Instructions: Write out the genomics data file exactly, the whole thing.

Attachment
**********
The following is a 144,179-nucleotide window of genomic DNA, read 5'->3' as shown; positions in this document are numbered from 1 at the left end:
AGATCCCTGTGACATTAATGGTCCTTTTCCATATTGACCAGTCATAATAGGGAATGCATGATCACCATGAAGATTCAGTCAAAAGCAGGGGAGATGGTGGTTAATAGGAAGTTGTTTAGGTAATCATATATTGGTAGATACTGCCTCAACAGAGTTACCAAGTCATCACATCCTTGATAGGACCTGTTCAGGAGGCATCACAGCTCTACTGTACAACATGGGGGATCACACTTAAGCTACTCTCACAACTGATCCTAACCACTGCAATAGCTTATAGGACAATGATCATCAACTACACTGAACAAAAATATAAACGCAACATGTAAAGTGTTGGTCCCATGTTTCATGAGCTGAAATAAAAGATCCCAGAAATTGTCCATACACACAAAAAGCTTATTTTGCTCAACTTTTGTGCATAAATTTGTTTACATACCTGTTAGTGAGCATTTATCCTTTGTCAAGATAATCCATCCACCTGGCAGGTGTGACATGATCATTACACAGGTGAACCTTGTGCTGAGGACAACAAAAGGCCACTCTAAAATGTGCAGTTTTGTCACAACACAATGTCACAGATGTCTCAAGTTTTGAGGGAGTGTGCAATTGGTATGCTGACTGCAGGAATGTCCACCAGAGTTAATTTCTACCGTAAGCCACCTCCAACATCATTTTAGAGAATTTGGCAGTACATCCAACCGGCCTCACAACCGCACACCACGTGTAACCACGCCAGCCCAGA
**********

The following is a 144,179-nucleotide window of genomic DNA, read 5'->3' as shown; positions in this document are numbered from 1 at the left end:
AGATCCCTGTGACATTAATGGTCCTTTTCCATATTGACCAGTCATAATAGGGAATGCATGATCACCATGAAGATTCAGTCAAAAGCAGGGGAGATGGTGGTTAATAGGAAGTTGTTTAGGTAATCATATATTGGTAGATACTGCCTCAACAGAGTTACCAAGTCATCACATCCTTGATAGGACCTGTTCAGGAGGCATCACAGCTCTACTGTACAACATGGGGGATCACACTTAAGCTACTCTCACAACTGATCCTAACCACTGCAATAGCTTATAGGACAATGATCATCAACTACACTGAACAAAAATATAAACGCAACATGTAAAGTGTTGGTCCCATGTTTCATGAGCTGAAATAAAAGATCCCAGAAATTGTCCATACACACAAAAAGCTTATTTTGCTCAACTTTTGTGCATAAATTTGTTTACATACCTGTTAGTGAGCATTTATCCTTTGTCAAGATAATCCATCCACCTGGCAGGTGTGACATGATCATTACACAGGTGAACCTTGTGCTGAGGACAACAAAAGGCCACTCTAAAATGTGCAGTTTTGTCACAACACAATGTCACAGATGTCTCAAGTTTTGAGGGAGTGTGCAATTGGTATGCTGACTGCAGGAATGTCCACCAGAGTTAATTTCTACCGTAAGCCACCTCCAACATCATTTTAGAGAATTTGGCAGTACATCCAACCGGCCTCACAACCGCACACCACGTGTAACCACGCCAGCCCAGA